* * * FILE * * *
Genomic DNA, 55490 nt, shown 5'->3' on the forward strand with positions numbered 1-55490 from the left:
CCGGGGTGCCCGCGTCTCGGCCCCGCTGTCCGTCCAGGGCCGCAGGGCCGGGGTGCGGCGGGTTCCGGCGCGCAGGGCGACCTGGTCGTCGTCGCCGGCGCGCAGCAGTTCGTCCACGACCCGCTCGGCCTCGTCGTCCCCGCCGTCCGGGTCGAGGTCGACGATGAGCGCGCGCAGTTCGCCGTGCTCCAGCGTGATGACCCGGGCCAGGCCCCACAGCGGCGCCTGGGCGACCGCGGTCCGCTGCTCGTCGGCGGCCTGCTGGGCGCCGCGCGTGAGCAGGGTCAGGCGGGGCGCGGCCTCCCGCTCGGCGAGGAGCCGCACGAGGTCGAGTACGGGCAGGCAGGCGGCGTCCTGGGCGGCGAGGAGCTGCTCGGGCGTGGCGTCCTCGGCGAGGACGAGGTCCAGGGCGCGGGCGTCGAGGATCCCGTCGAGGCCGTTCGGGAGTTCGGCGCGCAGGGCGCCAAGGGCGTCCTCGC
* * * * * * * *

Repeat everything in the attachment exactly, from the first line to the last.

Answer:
Genomic DNA, 55490 nt, shown 5'->3' on the forward strand with positions numbered 1-55490 from the left:
CCGGGGTGCCCGCGTCTCGGCCCCGCTGTCCGTCCAGGGCCGCAGGGCCGGGGTGCGGCGGGTTCCGGCGCGCAGGGCGACCTGGTCGTCGTCGCCGGCGCGCAGCAGTTCGTCCACGACCCGCTCGGCCTCGTCGTCCCCGCCGTCCGGGTCGAGGTCGACGATGAGCGCGCGCAGTTCGCCGTGCTCCAGCGTGATGACCCGGGCCAGGCCCCACAGCGGCGCCTGGGCGACCGCGGTCCGCTGCTCGTCGGCGGCCTGCTGGGCGCCGCGCGTGAGCAGGGTCAGGCGGGGCGCGGCCTCCCGCTCGGCGAGGAGCCGCACGAGGTCGAGTACGGGCAGGCAGGCGGCGTCCTGGGCGGCGAGGAGCTGCTCGGGCGTGGCGTCCTCGGCGAGGACGAGGTCCAGGGCGCGGGCGTCGAGGATCCCGTCGAGGCCGTTCGGGAGTTCGGCGCGCAGGGCGCCAAGGGCGTCCTCGC